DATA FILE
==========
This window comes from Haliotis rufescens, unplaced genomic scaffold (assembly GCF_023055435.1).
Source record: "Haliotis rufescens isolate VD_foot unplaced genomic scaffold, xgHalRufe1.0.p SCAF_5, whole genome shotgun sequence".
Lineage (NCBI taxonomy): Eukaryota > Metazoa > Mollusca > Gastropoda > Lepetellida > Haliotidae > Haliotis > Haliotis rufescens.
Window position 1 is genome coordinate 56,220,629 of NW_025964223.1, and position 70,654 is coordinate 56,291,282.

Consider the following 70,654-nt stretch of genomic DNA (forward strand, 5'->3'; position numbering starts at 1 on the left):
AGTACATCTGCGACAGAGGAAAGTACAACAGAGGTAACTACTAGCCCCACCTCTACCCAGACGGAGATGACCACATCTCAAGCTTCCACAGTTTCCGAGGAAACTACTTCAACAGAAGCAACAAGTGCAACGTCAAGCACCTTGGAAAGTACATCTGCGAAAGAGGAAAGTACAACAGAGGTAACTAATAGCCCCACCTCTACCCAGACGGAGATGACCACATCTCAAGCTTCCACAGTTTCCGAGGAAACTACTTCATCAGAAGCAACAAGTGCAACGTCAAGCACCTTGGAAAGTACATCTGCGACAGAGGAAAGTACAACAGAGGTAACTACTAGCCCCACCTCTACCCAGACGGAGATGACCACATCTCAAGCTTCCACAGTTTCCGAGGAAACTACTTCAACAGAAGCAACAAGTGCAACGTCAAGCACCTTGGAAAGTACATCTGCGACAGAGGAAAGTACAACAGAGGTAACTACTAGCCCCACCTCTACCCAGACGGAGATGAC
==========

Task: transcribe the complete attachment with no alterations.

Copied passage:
This window comes from Haliotis rufescens, unplaced genomic scaffold (assembly GCF_023055435.1).
Source record: "Haliotis rufescens isolate VD_foot unplaced genomic scaffold, xgHalRufe1.0.p SCAF_5, whole genome shotgun sequence".
Lineage (NCBI taxonomy): Eukaryota > Metazoa > Mollusca > Gastropoda > Lepetellida > Haliotidae > Haliotis > Haliotis rufescens.
Window position 1 is genome coordinate 56,220,629 of NW_025964223.1, and position 70,654 is coordinate 56,291,282.

Consider the following 70,654-nt stretch of genomic DNA (forward strand, 5'->3'; position numbering starts at 1 on the left):
AGTACATCTGCGACAGAGGAAAGTACAACAGAGGTAACTACTAGCCCCACCTCTACCCAGACGGAGATGACCACATCTCAAGCTTCCACAGTTTCCGAGGAAACTACTTCAACAGAAGCAACAAGTGCAACGTCAAGCACCTTGGAAAGTACATCTGCGAAAGAGGAAAGTACAACAGAGGTAACTAATAGCCCCACCTCTACCCAGACGGAGATGACCACATCTCAAGCTTCCACAGTTTCCGAGGAAACTACTTCATCAGAAGCAACAAGTGCAACGTCAAGCACCTTGGAAAGTACATCTGCGACAGAGGAAAGTACAACAGAGGTAACTACTAGCCCCACCTCTACCCAGACGGAGATGACCACATCTCAAGCTTCCACAGTTTCCGAGGAAACTACTTCAACAGAAGCAACAAGTGCAACGTCAAGCACCTTGGAAAGTACATCTGCGACAGAGGAAAGTACAACAGAGGTAACTACTAGCCCCACCTCTACCCAGACGGAGATGAC